Hi Lawrence, thanks for the comment and the tip. When we came through the Macau airport on a Sunday afternoon I was struck by the fact there were no hawkers or ‘come on’ guys in view at all … maybe they were taking the afternoon off. I’m sure we could have found a cheaper hotel but since the room clerk gave us a complementary pgrade to a realy nice suite, I have no regret at spending $62 bucks. When I used to travel exstensively in the US on government business, in most cities $60 or $65 a night as the mosy we were allowedd to spoend and I can tell you I seldom had a room like the one we had at the Taipa Best Western.

      Many folks should have a family connection there in Macau, there are a lot of Philippine OFW’s there. They are even more popular with employers than in Hong Kong, becuase unlike Hong Kong, English was never Macau’s second language so there is less chance of finding English on signs, in storees, etc. Most dual-langauge siogns are in Chinese and Portuguese rather thna Chinese and English … but hey, for those who can’t figure out that “Aeroporto” means airport, better not venture out anywhere ;-)

  4. says

    Hi Dave, we are doing the same thing as you. But what is this exit clearance certificate? Kjartan left last November and came back end of January. I never got him this clearance certificate. Can you imagine if they asked for it and he doesn’t have one?

    • says

      Hi Ellen, thanks for stopping by, I can imagine you are really busy these days … are you still in training?

      As I just told another friend on a separate but related subject, the thing I love/hate most about writing on immigration/visa issues is, no matter how much I think I understand, I really don’t know that much.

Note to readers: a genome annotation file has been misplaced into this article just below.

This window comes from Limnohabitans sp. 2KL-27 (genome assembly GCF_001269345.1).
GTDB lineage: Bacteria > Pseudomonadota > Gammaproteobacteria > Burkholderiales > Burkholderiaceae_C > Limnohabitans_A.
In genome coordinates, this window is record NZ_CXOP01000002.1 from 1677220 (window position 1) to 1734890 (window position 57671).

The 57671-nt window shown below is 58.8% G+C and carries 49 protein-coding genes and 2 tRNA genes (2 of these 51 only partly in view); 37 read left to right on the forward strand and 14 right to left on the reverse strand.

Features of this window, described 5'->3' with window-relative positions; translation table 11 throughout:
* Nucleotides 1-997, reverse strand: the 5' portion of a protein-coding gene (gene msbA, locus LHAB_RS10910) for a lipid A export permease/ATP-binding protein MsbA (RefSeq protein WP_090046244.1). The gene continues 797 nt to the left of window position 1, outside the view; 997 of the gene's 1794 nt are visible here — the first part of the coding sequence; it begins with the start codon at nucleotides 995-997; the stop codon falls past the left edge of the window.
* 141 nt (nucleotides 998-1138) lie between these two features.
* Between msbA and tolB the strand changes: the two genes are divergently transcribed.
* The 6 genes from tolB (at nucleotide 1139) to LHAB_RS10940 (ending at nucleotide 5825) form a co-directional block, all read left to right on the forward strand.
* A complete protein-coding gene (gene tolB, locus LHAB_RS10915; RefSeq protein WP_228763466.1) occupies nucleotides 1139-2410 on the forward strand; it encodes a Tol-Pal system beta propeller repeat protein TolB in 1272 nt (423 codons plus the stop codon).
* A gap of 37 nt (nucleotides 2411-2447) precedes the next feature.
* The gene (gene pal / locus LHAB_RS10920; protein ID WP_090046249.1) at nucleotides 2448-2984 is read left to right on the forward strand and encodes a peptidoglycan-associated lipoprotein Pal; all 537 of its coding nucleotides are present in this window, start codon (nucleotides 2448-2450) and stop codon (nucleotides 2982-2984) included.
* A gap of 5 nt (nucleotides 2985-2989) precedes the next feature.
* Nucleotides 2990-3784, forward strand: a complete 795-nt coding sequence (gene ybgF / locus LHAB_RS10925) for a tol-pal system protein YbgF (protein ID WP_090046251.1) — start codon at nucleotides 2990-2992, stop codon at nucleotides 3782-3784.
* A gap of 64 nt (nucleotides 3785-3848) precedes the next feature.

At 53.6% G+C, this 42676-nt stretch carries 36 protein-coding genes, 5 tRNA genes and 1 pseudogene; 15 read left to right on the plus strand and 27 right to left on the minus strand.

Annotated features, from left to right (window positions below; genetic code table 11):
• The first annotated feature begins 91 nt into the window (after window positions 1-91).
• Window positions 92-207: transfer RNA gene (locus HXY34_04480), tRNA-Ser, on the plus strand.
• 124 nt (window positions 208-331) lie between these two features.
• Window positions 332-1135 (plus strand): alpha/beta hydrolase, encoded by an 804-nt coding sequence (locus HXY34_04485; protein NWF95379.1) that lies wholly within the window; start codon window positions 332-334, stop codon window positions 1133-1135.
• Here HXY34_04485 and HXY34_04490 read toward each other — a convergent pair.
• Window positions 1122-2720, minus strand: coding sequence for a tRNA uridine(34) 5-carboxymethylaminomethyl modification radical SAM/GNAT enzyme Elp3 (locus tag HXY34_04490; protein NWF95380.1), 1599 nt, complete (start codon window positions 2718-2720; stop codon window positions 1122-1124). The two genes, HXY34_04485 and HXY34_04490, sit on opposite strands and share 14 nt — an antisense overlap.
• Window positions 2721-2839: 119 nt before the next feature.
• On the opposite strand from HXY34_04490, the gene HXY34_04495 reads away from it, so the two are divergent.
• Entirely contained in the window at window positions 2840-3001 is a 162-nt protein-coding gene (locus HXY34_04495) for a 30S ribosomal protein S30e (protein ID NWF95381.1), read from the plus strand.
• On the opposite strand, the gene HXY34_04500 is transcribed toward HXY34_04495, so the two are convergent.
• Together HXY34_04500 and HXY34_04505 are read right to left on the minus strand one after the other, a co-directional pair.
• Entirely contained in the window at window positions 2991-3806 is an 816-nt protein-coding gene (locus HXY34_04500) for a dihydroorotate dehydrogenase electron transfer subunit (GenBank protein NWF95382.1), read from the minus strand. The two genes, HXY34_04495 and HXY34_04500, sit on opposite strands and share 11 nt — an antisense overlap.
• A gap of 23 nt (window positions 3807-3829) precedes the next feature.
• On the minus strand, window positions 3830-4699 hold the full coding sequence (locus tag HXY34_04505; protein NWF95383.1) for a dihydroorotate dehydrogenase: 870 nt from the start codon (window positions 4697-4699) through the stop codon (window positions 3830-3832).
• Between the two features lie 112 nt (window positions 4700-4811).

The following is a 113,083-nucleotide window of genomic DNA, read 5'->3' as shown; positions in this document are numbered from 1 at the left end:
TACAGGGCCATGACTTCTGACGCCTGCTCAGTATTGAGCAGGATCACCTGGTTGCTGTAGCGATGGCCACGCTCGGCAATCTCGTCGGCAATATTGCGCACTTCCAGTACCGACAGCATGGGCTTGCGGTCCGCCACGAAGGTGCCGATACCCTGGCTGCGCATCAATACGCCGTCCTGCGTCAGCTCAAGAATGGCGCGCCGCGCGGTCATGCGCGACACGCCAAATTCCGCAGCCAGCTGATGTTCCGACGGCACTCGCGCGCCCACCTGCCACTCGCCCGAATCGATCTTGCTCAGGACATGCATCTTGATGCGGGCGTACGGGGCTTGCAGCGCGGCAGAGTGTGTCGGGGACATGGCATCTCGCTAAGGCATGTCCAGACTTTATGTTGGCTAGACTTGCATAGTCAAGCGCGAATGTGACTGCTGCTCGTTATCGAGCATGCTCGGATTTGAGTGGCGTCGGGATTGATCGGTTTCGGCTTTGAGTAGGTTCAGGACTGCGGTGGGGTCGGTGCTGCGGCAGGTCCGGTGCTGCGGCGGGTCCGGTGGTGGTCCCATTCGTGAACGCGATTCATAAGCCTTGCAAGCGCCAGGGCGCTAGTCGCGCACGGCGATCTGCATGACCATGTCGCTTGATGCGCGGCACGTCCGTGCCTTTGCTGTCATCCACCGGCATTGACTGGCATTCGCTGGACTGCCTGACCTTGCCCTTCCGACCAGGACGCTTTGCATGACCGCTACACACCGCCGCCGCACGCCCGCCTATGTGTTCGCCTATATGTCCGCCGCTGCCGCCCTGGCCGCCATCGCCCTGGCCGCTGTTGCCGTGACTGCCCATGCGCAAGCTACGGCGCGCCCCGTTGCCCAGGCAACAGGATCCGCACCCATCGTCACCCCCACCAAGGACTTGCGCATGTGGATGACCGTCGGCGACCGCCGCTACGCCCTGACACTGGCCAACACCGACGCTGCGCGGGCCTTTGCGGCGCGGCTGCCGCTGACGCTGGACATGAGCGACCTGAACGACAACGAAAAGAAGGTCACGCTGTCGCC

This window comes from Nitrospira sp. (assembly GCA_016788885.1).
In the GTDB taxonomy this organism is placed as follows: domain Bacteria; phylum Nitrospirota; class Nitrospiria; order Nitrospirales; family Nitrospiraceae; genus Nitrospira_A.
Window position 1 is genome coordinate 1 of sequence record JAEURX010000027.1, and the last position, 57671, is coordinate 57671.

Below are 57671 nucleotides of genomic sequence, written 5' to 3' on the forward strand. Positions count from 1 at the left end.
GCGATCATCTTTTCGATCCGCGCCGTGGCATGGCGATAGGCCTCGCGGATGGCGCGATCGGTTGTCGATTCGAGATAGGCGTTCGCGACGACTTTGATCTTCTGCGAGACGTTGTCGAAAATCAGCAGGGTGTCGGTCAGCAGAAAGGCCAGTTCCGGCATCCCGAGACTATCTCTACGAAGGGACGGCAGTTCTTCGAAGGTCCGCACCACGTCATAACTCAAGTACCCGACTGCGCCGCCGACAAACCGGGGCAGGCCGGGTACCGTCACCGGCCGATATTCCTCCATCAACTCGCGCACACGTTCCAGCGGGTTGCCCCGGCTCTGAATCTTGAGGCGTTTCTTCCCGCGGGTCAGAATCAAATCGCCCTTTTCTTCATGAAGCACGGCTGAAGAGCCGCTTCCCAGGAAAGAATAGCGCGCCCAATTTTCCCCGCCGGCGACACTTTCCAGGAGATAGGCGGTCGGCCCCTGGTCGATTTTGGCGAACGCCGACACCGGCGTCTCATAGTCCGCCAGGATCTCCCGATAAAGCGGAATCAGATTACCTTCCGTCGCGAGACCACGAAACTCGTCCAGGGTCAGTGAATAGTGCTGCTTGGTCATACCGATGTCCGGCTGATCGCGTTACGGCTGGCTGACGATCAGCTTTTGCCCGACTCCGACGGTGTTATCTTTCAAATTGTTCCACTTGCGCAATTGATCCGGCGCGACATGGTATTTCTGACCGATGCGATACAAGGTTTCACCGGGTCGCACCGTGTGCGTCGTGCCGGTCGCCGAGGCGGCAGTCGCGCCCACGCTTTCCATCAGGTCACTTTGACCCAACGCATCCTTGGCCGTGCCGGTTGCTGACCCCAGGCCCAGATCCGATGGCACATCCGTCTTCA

In the Angeles Immigration office is a big notice about the requirement. I asked months ago if I needed one to leave. The answer was an assured Oh Po. So when I decided to leave, I got one. When I got to the airport I handed it to the Immigration Officer along with my passport. I suppose I should have waited to be asked for it. She cheeked it over and took it as if she had been expecting it, so that’s about my sum total of knowledge on the issue. I read the sign and did what the sign said ;-) (as you well know, this does not _always_ work here ;-))

      Now, how did Kjartan leave without one with no problem? I guess the first question would be, what status was he in while he was residing here? 13 series visa holders and SRV holder’s don’t need an ECC (Exit Clearance), there may be other categories. My post was written specifically for my status, running out of time on a tourist visa … a permanent resident wouldn’t need to leave on a visa run.